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Flores I.,Stem Cell Group | Blasco M.A.,Telomeres and Telomerase Group
FEBS Letters | Year: 2010

Stem cells regenerate our bodies. In a similar manner to match ignition, stem cell " ignition" has to be precisely tuned to avoid uncontrolled proliferation as may occur in tumors or, inversely, the lack of proliferation as happens in degenerative disorders. During the last years it has become evident that telomeres and telomerase are main components of the stem cell " ignition" mechanism, providing a way to restrain cancer and delay aging. © 2010 Federation of European Biochemical Societies. Source

Leroy E.,Ludwig Institute for Cancer Research | Leroy E.,Catholic University of Louvain | Defour J.P.,Ludwig Institute for Cancer Research | Defour J.P.,Catholic University of Louvain | And 10 more authors.
Journal of Biological Chemistry | Year: 2016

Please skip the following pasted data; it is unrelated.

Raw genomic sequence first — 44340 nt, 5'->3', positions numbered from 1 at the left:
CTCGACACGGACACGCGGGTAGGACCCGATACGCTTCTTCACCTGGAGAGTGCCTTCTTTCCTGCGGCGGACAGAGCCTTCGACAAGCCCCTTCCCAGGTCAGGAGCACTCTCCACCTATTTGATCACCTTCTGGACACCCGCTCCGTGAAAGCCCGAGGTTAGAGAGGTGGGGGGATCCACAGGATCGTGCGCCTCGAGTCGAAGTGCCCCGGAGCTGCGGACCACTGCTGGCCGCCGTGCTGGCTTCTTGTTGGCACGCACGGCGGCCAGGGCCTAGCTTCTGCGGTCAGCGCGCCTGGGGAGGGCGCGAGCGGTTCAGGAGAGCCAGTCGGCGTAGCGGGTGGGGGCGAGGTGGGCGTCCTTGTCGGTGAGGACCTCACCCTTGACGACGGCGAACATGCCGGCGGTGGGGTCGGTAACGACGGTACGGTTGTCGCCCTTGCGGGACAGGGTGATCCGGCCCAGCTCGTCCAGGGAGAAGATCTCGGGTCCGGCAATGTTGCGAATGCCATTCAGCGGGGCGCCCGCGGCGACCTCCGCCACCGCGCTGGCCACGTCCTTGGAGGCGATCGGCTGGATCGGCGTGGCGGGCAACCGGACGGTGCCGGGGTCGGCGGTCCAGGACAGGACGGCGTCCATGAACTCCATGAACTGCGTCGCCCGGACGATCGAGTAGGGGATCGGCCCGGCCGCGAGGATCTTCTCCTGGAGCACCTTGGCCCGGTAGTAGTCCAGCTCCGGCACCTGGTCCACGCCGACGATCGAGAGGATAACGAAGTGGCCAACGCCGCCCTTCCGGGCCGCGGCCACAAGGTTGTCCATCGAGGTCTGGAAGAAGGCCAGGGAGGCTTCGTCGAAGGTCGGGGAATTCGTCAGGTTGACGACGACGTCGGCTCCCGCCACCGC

Ligand binding to the extracellular domain of the thrombo-poietin receptor (TpoR) imparts a specific orientation on the transmembrane (TM) and intracellular domains of the receptors that is required for physiologic activation via receptor dimerization. To map the inactive and active dimeric orientations of the TM helices, we performed asparagine (Asn)-scanning mutagenesis of the TM domains of the murine and human TpoR. Substitution of Asn at only one position (S505N) activated the human receptor, whereas Asn substitutions at several positions activated the murine receptor. Second site mutational studies indicate that His499 near the N terminus of the TM domain is responsible for protecting the human receptor from activation by Asn mutations. Structural studies reveal that the sequence preceding His499 is helical in the murine receptor but non-helical in peptides corresponding to the TM domain of the inactive human receptor. The activating S505N mutation and the small molecule agonist eltrombopag both induce helix in this region of the TM domain and are associated with dimerization and activation of the human receptor. Thus, His499 regulates the activation of human TpoR and provides additional protection against activating mutations, such as oncogenic Asn mutations in the TM domain. © 2016 by The American Society for Biochemistry and Molecular Biology, Inc. Source